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Roughing It More Rigorously

Date: 12/02/2010 at 01:19:42
From: Alex
Subject: Are there rigid definitions of "approx. equal" notations?

I'm a physics major, and I'm using LaTeX to make a comprehensive study
guide for my class' final exam. But something that's bugged me is that
there seem to be so many different ways to write "approximately equal 
to" -- and not just in LaTeX.

I've seen all of these symbols used:

   a tilde
   a double tilde (wavy equals sign)
   an equals sign with a tilde over it
   an equals sign with a dot over it
   &c

Are there differences among them? Is there one preferred by mathematicians
or the scientific community?

I think this is a simple case where a more rigid definition needs to be
put into place. Perhaps one could indicate the same order of magnitude or
number of digits? For example,

   n ~ m if (1 + (floor(log(n)))) = (1 + (floor(log(m))))

Thank you for your help!



Date: 12/06/2010 at 00:09:33
From: Doctor Vogler
Subject: Re: Are there rigid definitions of 

Hi Alex,

Thanks for writing to Dr. Math. 

I too have seen all of those ways to denotate "approximately equal to."
They do not have different meanings, but rather reflect the notational
preference of the writer. And each of them is usually used for imprecise
definitions (rather than mathematical definitions) of "approximately equal
to," especially when the author is a physicist or otherwise not a
mathematician.

That said, there *are* rigorous (precise) definitions of "approximately
equal to" and they apply in different situations. For example, the same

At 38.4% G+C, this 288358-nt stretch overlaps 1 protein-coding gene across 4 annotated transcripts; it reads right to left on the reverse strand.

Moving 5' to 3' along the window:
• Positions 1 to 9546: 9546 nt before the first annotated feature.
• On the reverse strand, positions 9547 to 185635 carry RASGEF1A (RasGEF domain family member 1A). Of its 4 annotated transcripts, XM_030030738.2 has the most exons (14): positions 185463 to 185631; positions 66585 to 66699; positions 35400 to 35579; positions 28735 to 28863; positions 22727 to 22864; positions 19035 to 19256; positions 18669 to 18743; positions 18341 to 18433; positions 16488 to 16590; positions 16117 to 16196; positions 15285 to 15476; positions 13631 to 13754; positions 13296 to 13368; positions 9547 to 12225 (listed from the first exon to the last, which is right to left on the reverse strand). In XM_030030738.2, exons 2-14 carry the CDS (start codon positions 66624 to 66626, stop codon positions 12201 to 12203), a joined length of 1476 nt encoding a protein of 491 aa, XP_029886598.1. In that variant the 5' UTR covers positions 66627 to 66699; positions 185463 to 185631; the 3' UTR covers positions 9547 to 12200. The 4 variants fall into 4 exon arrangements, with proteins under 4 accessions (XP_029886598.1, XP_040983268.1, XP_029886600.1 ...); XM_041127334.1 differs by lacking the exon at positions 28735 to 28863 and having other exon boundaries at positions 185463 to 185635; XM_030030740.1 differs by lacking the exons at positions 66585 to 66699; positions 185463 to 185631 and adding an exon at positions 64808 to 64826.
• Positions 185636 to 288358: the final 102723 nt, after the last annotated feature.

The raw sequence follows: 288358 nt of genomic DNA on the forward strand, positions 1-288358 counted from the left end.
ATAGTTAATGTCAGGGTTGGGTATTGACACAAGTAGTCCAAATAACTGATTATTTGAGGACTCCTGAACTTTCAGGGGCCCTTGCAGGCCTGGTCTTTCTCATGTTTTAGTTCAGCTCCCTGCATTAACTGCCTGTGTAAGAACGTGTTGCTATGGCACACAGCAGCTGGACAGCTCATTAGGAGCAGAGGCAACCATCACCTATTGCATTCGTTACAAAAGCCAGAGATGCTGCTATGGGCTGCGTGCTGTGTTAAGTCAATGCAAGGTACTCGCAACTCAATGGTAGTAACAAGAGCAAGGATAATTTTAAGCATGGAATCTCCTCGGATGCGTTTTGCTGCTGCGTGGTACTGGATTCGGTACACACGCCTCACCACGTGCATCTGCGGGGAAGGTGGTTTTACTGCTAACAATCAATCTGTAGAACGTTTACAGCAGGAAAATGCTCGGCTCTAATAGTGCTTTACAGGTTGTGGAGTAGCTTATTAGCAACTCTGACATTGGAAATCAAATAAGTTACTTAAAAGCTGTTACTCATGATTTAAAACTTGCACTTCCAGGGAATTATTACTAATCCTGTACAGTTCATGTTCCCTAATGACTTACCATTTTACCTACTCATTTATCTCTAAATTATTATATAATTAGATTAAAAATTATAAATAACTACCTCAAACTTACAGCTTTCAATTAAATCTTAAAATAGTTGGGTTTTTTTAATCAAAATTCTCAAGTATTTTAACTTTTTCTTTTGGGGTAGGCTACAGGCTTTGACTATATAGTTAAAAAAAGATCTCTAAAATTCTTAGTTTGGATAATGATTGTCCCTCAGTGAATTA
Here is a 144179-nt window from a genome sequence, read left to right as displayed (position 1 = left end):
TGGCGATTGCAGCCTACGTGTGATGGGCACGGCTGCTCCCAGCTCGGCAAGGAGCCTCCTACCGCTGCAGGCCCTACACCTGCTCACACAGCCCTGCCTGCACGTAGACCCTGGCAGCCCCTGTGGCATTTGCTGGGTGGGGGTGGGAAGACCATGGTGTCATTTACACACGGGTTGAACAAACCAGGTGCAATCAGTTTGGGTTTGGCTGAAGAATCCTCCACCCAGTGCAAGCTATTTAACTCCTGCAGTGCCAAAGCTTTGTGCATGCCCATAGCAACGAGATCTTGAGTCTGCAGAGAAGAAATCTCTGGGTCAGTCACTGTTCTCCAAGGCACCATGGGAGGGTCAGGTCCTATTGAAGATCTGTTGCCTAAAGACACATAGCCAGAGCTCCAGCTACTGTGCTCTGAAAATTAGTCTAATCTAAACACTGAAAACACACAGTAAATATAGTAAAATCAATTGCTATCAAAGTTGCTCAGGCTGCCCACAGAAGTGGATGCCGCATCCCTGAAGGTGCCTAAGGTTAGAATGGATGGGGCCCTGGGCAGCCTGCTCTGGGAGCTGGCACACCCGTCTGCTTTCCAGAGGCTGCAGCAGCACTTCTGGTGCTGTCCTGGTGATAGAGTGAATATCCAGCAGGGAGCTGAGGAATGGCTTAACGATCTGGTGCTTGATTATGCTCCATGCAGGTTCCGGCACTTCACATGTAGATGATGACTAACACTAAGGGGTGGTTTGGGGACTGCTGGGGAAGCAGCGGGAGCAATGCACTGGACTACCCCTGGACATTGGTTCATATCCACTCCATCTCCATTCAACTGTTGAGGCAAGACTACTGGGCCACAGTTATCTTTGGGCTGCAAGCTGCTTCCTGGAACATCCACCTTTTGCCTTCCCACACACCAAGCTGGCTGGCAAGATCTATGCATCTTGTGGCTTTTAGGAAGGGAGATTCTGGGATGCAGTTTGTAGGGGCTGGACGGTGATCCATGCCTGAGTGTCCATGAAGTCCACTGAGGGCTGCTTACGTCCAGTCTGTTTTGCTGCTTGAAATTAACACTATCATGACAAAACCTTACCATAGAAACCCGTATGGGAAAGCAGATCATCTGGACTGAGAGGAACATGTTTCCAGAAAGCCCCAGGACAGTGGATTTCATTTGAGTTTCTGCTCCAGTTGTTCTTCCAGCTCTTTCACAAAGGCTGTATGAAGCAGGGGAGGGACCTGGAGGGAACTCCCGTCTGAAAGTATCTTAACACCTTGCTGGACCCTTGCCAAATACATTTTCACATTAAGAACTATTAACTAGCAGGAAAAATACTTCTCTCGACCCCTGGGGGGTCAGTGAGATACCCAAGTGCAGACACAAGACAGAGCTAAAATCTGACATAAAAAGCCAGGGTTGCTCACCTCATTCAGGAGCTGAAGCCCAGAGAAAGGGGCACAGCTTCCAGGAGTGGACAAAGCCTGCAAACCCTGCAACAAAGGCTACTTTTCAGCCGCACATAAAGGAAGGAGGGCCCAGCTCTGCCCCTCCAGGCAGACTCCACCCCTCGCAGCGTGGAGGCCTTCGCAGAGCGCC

number of digits might not be practical if you don't know whether the
number you are approximating is close, for example, to the number 999. But
something very close to what you are describing would be written by
mathematicians using something like this:

  |log(n) - log(m)| < 0.5,

That expression is almost the same as having the same number of digits,
but isn't affected by being close to where that number changes (which
usually makes it easier to prove that it's true), and is very precise. You
can probably imagine similar ways to make precise statements about how
close n is to m. When n and m are functions of some other variable (like
distance to a center of mass, for example), then mathematicians often use
Big-O notation to show the main terms and precisely indicate which terms
are omitted; see

    http://en.wikipedia.org/wiki/Big_O_notation 

But the decision of which term is "main" depends on a limit, so the
approximation is good close to the limiting value and less good as you get
farther away.

It is also common to write something like ...

  n < m < n + 1/(n + 3)^2

... to indicate how m is approximately equal to m in a precise way.

In a particular book/paper/proof/etc., the author may find it convenient
to stick with a single definition of "approximately equal to" and use the
tilde (or one of the other notations) to mean this definition. No such
convention, however, is universal, and so any author who uses such a
convention is obligated to say precisely what he means by that notation.
In the absence of such a statement by the author, you can safely assume
that he or she probably means the informal statement, which is precisely
what you mean when you say in plain English "approximately equal to."

If you have any questions about this or need more help, please write back
and show me what you have been able to do, and I will try to offer further
suggestions.

- Doctor Vogler, The Math Forum
  http://mathforum.org/dr.math/ 
Associated Topics:
High School Definitions
High School Logs

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